And amid all the buzz and bemusement, athletes made their way around the city, too. Walking past Westminister Abbey and camera-toting tourists, US women’s volleyball players April Ross and Jen Kessy went to their venue at Horse Guards Parade. In Team USA gear, they elicited curious looks.
With fewer than 48 hours until the London Games officially begin, the host city is embracing the Olympic experience. It is also bracing for what will be a logistically trying 17 days between expected transport problems, rainy weather, and tight security. Welcoming the sports world to a metropolis of nearly 8 million people is no easy feat. And no amount of planning, street signage, and advisories completely prepare an Olympic host for what will happen once fans flock to venues.
Still, with Olympic and Union Jack flags flying above metal crowd-control barriers on the Mall, London is decked out for the Games and ready to go. Excitement is building, albeit tempered by the practical concerns of some Londoners.
“I have a lot of friends and clients involved,” said Duncan Ogilvie, a strength and conditioning coach based in London. “So, I’m excited to see them perform and do well. Walking around, everyone is pretty much here for the Olympics and excited about it.”
And curious about how the whole event will come together. Soldiers stationed along the Mall became impromptu tour guides Wednesday, armed with maps and tidbits of information about venues. They explained the layout of the race finish area on the Mall and pointed the direction toward nearby Horse Guards Parade, where beach volleyball will take place, and gave directions to the nearest underground subway stop.
Eating lunch a short walk from Horse Guards Parade, Virginia Tuckey of London said she looked forward to attending beach volleyball Saturday night. Tuckey knew how lucky she was to score tickets to one of the most popular events at the London Games.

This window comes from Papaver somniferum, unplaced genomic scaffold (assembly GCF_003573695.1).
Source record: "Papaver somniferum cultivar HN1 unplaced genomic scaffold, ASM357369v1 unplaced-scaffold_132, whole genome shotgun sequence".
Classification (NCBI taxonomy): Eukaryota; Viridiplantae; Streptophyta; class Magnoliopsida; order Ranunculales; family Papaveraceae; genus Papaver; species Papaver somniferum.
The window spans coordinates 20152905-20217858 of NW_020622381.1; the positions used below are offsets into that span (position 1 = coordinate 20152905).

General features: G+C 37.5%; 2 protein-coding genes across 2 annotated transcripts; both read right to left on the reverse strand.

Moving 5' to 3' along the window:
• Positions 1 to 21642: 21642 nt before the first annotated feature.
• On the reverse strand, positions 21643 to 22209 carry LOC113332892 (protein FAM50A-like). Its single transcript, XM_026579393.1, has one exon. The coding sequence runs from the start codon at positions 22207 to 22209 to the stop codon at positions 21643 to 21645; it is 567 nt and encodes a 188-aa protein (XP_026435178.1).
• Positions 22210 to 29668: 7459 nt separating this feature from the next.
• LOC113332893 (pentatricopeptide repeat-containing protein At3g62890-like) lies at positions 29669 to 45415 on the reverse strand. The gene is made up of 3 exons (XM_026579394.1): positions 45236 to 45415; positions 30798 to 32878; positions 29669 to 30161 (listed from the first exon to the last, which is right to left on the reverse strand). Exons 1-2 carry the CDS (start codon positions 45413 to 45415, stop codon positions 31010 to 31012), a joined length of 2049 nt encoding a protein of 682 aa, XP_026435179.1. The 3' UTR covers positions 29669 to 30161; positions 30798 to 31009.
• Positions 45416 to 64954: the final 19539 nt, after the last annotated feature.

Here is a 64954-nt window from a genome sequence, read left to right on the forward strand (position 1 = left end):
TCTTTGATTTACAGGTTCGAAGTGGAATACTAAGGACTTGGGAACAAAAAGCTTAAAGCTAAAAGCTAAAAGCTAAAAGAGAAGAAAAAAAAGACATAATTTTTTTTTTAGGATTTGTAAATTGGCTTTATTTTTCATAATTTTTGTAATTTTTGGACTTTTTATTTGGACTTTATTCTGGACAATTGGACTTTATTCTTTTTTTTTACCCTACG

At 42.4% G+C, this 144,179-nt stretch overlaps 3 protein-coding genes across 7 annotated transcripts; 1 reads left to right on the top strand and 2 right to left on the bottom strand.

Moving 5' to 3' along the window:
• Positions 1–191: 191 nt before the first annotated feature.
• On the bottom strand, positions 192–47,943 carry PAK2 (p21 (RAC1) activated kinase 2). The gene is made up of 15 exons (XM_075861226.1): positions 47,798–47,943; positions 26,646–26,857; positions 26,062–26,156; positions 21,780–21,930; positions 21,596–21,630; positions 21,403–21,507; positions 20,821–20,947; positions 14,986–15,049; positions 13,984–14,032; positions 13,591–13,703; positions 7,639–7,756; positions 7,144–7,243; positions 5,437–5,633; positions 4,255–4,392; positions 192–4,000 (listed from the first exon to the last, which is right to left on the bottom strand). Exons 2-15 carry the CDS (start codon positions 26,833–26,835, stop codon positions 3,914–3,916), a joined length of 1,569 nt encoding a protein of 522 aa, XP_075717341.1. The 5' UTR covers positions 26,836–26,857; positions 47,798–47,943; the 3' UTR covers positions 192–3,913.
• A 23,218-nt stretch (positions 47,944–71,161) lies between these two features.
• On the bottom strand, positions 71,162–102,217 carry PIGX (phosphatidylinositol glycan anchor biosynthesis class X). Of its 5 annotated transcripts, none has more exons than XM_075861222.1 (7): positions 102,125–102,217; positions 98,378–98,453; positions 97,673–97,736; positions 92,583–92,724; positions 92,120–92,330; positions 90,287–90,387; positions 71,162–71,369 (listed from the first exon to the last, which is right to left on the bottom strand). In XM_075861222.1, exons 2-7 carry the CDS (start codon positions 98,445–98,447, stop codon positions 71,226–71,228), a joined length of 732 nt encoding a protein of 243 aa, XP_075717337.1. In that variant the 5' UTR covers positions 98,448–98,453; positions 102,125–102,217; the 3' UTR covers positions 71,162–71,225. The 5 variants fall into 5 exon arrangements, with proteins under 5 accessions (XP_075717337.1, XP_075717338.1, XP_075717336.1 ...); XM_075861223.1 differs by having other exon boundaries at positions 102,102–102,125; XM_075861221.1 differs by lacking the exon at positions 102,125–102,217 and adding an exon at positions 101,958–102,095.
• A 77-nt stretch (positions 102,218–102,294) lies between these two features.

“I think it’s the hot event that people really want to go to,” said Tuckey. “And I don’t think it’s for the sport. The Olympics have been a long time coming, so it’s exciting that it’s finally here.”
London was awarded the 2012 Summer Games in July 2005, narrowly defeating favorite Paris. Since then, East London has been transformed by Olympic Park construction, leading architects have designed new modern venues, and organizers have turned historic landmarks into world-class competition sites. And there have been problems with ticketing, cost overruns, and complaints about transport plans.
The latest transportation-related issue surfaced Wednesday when the special Games Lanes went into effect and long commutes followed. The special lanes are reserved for athletes, dignitaries, and media buses, much to the frustration of motorists. Because of the Games Lanes, many commuters have decided to ride the underground subway known as the Tube, taxing an already stressed system. Londoners worry transportation problems will worsen once the Games begin, tempering excitement among locals.
When asked if she was looking forward to the Opening Ceremonies, Christie Gaskell said, “To be honest, I’m dreading it because I’m already struggling to get on the Tube. That’s my main concern, that I’ll not be able to fit on the Tube in the morning. I’m going to sound like a killjoy, but I’m quite indifferent to the Games. As long as it doesn’t interfere with work, I’ll be fine.”
Her sentiments were echoed by several colleagues as she picnicked in St. James’s Park.
Whether enthusiastic about the Olympics or not, Londoners worried about the weather, with rain predicted for five of the next 10 days.
Still, while Londoners with workday and weather concerns may dread the arrival of the Games, visitors from near and far were happy to take in both historic and Olympic sites.
“I’m not a huge fan of cities, but London has been a real gem,” said Pam Nelson of Redwood, N.Y., as she passed by Big Ben. “I sense a great anticipation for a world event. I’m thrilled to be here. This is a chance of a lifetime.”
Nelson, a former high school and junior college volleyball coach, has tickets to the women’s indoor volleyball competition.
On a family day trip to London, 11-year-old Aiden Berrecloth of Leighton Buzzard, England, voiced great enthusiasm not only for the Games, but also British athletes.
“I wanted to see what London was doing and I really liked the Olympic rings on Tower Bridge,” said Berrecloth.
When asked what he was most excited to see during the Games, he said it would be British athletes “winning the most medals.” Although that likely won’t happen, London is looking for one big win with a successful, well-run Olympics.